Steele City Blues, the deleted scene
I don’t have many deleted scenes. I am the sort of writer that usually needs to add to a book during the editing process, not take away. It has to do with my impatience - always in a rush to get to the end! (Yes, I do read the final page of books before I am finished!)
I do have one deleted scene from Steele City Blues to share. I do not remember who this character Nina and Frankie are going to meet is supposed to be, or what he’s doing in the story, and zerorecollection of where this happens in the book. (But I love the location description and may crib it for a later book in the series!)
I hope you enjoy the Steele City Blues deleted scene!
“A bloody volcano?” Frankie asked for the millionth time.
“In the middle of the empty lot next door,” I responded, also for the zillionth time.
“It’s brilliant, really,” he said, as we lurked in the shadow of scaffolding in the heart of downtown Providence. “Think you can do it again?”
I glanced around the abandoned street. “Like right here?”
He shrugged. “It’d liven things up a bit.”
“I can only do magic at the bar,” I reminded him.
“Ah yes, mum’s magic detector,” Frankie said.
It was a great excuse because it was true. Except there was a solid chance that I’d never be able to pull off that bit of magic ever again.
“But can you imagine?” he continued. “All those brawls we had taking down monsters. You could’ve just conjured a volcano and been done with it.”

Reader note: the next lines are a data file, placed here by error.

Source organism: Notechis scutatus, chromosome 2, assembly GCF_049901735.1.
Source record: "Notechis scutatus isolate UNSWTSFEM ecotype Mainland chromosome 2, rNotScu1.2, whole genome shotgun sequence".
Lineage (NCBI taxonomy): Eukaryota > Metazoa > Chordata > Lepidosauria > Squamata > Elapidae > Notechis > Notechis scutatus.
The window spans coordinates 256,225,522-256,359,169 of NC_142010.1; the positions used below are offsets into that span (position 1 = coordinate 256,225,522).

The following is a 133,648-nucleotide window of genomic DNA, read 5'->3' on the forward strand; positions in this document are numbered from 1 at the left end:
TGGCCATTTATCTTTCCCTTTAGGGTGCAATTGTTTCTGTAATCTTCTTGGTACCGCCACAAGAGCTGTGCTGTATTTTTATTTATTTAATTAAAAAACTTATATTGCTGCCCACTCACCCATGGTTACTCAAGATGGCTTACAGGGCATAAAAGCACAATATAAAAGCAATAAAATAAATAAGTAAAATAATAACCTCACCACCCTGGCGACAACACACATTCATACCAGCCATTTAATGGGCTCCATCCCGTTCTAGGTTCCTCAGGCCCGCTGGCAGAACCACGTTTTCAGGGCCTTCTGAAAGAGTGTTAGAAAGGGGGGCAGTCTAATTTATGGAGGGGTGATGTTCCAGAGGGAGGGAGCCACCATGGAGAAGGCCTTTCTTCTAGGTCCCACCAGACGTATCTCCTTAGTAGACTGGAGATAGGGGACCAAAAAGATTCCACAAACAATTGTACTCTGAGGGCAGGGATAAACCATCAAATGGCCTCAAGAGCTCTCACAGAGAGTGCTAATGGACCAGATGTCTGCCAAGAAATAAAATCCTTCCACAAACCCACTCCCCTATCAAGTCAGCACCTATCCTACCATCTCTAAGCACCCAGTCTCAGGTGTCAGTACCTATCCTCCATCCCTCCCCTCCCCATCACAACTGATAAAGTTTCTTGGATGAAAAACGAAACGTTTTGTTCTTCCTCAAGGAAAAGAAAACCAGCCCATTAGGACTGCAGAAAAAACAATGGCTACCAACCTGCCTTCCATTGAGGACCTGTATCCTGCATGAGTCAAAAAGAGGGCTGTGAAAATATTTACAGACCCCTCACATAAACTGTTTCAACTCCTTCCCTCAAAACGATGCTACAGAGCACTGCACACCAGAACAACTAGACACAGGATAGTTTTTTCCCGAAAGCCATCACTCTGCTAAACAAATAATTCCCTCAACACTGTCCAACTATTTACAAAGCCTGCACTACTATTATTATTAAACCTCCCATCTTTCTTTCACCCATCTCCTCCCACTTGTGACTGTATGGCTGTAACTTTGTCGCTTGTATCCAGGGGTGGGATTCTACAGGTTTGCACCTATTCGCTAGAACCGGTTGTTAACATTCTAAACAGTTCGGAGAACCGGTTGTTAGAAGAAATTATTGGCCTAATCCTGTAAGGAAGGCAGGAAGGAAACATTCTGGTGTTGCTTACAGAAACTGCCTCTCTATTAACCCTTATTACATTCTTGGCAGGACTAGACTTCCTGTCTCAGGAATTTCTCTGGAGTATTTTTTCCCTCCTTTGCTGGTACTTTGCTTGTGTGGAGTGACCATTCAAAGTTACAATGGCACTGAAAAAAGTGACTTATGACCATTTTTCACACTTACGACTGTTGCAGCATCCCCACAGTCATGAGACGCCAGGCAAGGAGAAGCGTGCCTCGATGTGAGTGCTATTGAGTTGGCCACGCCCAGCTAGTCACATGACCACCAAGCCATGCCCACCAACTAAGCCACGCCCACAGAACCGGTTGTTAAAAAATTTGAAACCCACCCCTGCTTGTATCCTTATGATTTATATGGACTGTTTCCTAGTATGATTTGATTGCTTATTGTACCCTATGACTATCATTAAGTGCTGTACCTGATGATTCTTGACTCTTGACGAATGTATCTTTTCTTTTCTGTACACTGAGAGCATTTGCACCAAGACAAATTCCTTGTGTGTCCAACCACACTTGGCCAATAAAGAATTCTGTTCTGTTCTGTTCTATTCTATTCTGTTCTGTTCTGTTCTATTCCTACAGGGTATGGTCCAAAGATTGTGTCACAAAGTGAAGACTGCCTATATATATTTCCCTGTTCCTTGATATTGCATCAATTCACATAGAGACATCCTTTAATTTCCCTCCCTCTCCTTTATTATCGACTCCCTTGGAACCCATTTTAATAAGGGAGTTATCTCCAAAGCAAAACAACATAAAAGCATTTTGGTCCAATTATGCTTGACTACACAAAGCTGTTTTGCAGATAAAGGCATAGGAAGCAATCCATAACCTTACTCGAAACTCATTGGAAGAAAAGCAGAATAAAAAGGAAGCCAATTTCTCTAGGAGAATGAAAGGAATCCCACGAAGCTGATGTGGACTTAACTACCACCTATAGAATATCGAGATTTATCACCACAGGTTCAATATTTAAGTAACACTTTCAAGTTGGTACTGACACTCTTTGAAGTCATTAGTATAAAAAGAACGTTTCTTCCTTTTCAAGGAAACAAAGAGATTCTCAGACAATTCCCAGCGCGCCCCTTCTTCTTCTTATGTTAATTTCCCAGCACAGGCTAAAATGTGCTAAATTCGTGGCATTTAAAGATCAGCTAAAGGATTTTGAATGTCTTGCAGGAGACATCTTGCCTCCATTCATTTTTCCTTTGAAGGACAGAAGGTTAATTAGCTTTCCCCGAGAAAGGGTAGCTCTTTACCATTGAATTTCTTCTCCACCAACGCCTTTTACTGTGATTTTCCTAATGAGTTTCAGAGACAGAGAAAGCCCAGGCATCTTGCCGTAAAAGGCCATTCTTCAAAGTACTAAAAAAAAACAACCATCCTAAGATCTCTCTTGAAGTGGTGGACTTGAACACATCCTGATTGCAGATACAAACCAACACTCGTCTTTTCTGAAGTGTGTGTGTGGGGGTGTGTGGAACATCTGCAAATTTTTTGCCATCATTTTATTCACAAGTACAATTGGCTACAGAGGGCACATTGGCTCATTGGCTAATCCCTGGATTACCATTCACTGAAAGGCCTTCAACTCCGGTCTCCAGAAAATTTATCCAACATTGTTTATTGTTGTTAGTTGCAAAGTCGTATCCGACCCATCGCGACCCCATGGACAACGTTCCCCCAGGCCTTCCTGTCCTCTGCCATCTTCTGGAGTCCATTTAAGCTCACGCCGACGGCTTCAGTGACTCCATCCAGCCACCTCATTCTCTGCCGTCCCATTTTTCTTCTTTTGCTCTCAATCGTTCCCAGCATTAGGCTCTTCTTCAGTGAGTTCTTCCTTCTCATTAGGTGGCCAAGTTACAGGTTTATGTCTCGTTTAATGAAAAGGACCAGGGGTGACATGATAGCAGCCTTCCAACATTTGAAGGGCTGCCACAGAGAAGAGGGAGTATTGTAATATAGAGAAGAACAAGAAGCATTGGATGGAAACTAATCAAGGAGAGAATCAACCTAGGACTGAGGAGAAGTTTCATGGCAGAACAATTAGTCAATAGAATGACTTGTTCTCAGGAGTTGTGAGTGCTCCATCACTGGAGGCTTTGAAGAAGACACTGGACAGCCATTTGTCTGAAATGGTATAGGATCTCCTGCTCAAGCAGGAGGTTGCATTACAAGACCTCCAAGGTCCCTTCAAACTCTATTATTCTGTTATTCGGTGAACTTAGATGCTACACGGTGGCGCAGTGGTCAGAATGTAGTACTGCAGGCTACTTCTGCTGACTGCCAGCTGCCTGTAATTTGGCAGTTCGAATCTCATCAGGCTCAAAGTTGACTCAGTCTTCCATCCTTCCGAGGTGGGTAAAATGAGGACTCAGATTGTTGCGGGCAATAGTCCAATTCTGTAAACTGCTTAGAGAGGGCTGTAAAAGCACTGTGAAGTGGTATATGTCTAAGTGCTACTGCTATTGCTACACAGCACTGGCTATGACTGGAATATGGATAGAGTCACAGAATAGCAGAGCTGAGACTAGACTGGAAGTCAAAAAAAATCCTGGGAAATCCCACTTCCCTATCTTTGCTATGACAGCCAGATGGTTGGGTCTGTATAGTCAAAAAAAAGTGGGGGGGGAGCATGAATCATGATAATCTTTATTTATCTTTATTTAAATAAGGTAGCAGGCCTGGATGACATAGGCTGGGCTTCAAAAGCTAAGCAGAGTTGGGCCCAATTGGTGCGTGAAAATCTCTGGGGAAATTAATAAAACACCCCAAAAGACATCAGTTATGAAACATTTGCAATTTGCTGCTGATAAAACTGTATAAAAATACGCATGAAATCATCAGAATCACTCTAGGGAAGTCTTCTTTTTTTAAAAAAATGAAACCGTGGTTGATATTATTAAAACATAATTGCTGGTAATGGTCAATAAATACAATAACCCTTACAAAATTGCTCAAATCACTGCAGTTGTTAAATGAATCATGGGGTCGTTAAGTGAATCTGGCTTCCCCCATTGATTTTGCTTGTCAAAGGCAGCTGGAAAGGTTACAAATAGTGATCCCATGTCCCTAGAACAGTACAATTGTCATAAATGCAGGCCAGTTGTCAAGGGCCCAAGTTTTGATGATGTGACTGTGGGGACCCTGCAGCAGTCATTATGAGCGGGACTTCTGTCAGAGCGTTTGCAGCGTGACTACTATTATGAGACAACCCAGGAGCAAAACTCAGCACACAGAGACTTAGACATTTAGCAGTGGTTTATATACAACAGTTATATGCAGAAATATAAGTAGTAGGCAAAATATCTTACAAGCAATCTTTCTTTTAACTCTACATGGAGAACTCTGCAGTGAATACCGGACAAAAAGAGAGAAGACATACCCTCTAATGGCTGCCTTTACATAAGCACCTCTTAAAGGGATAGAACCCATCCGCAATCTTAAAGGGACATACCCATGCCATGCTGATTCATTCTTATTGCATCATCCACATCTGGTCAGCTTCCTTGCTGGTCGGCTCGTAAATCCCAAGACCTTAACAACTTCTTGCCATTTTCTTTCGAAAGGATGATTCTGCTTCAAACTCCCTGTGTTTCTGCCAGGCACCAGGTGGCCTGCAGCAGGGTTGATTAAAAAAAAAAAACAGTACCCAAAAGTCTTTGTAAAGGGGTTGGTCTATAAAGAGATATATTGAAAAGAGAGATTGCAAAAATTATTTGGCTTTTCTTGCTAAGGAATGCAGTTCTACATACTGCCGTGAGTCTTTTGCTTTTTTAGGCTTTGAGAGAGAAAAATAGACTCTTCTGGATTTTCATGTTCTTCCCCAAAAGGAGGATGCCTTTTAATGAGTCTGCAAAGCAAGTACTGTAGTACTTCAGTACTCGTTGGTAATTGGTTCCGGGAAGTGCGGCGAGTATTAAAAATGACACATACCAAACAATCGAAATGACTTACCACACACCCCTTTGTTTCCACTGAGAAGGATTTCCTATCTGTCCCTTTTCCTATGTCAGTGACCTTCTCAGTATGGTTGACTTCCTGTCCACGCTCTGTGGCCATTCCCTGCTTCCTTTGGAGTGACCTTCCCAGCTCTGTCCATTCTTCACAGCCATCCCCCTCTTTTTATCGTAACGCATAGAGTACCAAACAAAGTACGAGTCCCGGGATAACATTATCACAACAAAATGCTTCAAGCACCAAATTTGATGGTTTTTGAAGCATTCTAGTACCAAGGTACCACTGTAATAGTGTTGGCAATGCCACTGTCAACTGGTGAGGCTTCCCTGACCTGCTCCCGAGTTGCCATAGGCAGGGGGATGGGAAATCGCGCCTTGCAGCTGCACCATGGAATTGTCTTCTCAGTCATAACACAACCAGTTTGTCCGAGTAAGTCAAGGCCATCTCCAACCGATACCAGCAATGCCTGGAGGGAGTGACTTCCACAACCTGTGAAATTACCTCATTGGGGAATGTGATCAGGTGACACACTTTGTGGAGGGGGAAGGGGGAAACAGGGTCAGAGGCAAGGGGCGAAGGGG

“Shhh,” I said.
He ignored me and kept talking. “Job done, go grab a pint. Easy peasey. Imagine how much time that would have saved.”
“Would you shut it?” I hissed, raising my face to the sky and taking a deep inhale. “You don’t smell that?”
He stilled, which was kind of unnerving. “Nope, what are you getting?”
“Kerosene,” I whispered, my nose still picking up the faint scent.
He wrinkled his nose. “And charred flesh.”
I shuddered. “Probably a rouge human. Mommy Dearest is rounding up the witches, not burning them. Anymore.”
“Let’s get out of here,” Frankie snatched my hand and pulled me further into the shadows. “You aren’t safe.”
“None of us are,” I said. “That’s why we have to do this.”
“Do you think it’s smart to keep running these witches out of town? Maybe they’d be safer if they stayed put.”
“They’re all in hiding, and she’s finding them.”
“We don’t know it’s any better in Boston, or in Chicago, or in Mexico for that matter,” he said. “We’ve no idea how far this has spread. We’ve had zero contact with Nevada. She could have nuked the bloody base by now.”
I turned my back to him and stared at the brick wall of the building. “We’re not going anywhere until that woman is dealt with. Now where is this goddam doorway?”
Frankie turned into the wall as well, pressing against it with his hands. “There’s no door here.”
I stepped back, took a deep breath, focused on feeling the movement of the air around me. The wind picked up, pulling strands of hair lose from my ponytail. Energy pushed up through the pavement, grounding me to the earth even through my ass-kicking books. With my newly awakened witch in go-mode, I turned my attention back to the wall, and squinted.
I gave a small whoop when a bunch of wards appeared. I knew fuck all what this series of complicated glyphs meant, but dammit, I saw them. Deduction told me that the glyphs were hiding the door. Unfortunately, they weren’t hiding the magic that created them, so the witch behind these wards was as good as caught once Leila and her goons did their daily magic hunt.
No sense in hiding my own magic while I was standing beside this flashing neon magic sign. I muttered a quick spell under my breath, and watched the glyphs turn into to tendrils of smoke, which blew away in the wind that continued to gust around me. After a minute or so, we uncovered the door.